IPMS 200514 Aug 2005 0
I like to fancy myself the kind of guy who, if I had the time, could paint a small army of historical miniatures. Or finish decorating that old Klingon cruiser. Or finish that Warhammer 40,000 ninety piece Tau Army I bought last January (I managed to get four painted so far)?
Fancying myself doing that and actually making the time are two different things, nevermind a complete lack of talent.
But you?ve gotta have dreams.
Recently the International Plastic Modelers? Society held its nationals in Atlanta. Since I live in the Atlanta area, I jumped at the opportunity to buy a ticket and wander amidst the work of master painters. I am under no illusions that my painting skills could ever even hope to come close to what I saw there. But it is inspiring to see what true talent can do when it wants to.
Look Ma, My Hobby Shop Just Exploded!
The events of the IPMS Nationals were actually several things under one roof. There was a display room and a vendor room. There were also an amazing number of guest speakers, including several World War II vets. Included with the admission fee ($10 per day, reasonable enough) was also admission to DragonExpo. At first I confused DragonExpo with DragonCon because of the similarity in names and their location being both in Atlanta, but as soon as I visited DragonExpo all misunderstanding ceased. DragonExpo was an additional vendor area sponsored by Tamiya, and included a greater of variety of vendors, including manufacturers and resellers of plastic models and dolls, as in the GI Joe variety.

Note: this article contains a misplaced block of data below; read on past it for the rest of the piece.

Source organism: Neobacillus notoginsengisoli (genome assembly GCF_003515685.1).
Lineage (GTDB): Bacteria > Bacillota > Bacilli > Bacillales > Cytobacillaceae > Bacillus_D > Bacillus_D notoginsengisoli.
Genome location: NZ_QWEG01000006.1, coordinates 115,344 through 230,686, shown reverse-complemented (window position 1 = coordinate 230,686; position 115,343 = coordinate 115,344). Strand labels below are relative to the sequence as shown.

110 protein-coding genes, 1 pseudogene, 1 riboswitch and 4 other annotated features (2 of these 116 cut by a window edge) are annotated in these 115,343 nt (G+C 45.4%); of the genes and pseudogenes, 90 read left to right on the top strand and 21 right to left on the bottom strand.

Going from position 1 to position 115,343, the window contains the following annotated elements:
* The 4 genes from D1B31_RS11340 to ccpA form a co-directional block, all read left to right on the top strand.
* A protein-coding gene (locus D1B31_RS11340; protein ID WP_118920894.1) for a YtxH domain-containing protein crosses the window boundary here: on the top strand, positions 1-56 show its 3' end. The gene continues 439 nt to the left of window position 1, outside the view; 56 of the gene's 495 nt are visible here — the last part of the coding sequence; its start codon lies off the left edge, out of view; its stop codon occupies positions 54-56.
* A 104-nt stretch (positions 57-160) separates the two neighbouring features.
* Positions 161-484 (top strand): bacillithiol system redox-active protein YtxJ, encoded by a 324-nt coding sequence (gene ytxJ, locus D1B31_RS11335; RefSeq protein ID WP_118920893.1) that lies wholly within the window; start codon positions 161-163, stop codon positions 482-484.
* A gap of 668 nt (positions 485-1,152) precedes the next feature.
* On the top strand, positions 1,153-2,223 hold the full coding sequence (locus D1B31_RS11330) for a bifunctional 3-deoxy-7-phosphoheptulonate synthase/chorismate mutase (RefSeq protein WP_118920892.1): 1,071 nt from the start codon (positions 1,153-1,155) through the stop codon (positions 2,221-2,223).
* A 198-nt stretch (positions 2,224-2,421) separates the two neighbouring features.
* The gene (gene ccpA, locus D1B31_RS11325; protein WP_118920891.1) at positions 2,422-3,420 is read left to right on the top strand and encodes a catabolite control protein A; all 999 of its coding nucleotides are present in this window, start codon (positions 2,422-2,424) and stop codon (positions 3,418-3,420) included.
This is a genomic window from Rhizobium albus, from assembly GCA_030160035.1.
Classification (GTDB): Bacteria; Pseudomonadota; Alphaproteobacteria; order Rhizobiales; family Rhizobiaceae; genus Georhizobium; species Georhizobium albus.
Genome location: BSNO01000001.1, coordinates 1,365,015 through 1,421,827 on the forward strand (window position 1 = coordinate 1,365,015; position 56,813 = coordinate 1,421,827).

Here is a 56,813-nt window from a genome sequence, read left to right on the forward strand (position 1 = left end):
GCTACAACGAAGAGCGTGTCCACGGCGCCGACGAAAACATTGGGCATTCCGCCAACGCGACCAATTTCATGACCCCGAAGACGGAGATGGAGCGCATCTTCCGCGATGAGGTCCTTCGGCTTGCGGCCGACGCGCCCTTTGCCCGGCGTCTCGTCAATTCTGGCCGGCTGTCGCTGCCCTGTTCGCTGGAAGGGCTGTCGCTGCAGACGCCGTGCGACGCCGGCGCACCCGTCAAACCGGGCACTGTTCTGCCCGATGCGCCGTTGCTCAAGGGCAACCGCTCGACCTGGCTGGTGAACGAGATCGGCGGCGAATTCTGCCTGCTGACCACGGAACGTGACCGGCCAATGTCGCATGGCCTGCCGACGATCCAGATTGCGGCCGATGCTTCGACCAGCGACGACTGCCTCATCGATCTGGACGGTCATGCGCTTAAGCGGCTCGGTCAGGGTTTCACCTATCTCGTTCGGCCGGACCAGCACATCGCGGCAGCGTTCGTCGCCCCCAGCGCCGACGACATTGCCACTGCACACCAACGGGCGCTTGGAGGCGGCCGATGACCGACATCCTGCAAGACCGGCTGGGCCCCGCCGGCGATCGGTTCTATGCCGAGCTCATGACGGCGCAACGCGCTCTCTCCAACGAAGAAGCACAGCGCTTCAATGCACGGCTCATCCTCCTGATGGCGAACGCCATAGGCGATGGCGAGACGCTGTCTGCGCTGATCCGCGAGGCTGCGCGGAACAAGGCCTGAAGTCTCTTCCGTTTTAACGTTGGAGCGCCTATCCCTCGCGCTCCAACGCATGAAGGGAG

These vendor rooms looked like a hobby shop had exploded, multiplied by a hundred, and then organized itself. There were almost 150 vendors in attendance selling modeling kits in nearly an infinite variety. I saw mint condition kits of models that I assembled as a kid back in the 70?s. There were a series of tables devoted to nothing but decals. Need some decals to decorate that Focke Wolfe you just finished? Somebody had it. It was immediately apparent that this was the place to be for fans of assembling and painting plastic models.
Rembrandt in the Midst?
Artists painting plastic models come from a realistic school of painting. No matter how fantastic or otherworldly, in the hands of a skilled painter the model looks like a smaller version of the real thing. The vehicles especially seemed like they could sail or fly right off the tables and into combat. I wish I had professional photographic equipment with which to take some of these photos; my digital camera is quite good, but to really do some of these justice I needed lighting and equipment to do these justice. As it is most of my photos turned out well enough that I hope readers will understand how impressive the show was.
As of this writing no winners have been announced. Frankly, I have no idea how you can judge a winner ? the caliber of talent on display is so impressive that in most cases I?d be hard pressed to select at top ten, let alone a first, second, and third place. Nevertheless I?m sure that winners will be decided. Even the variety of contest categories is dizzying. A full listing can be found here: http://www.ipmsusa2005.org/category.htm.
I look forward to seeing the show next year. Now, on with the photos.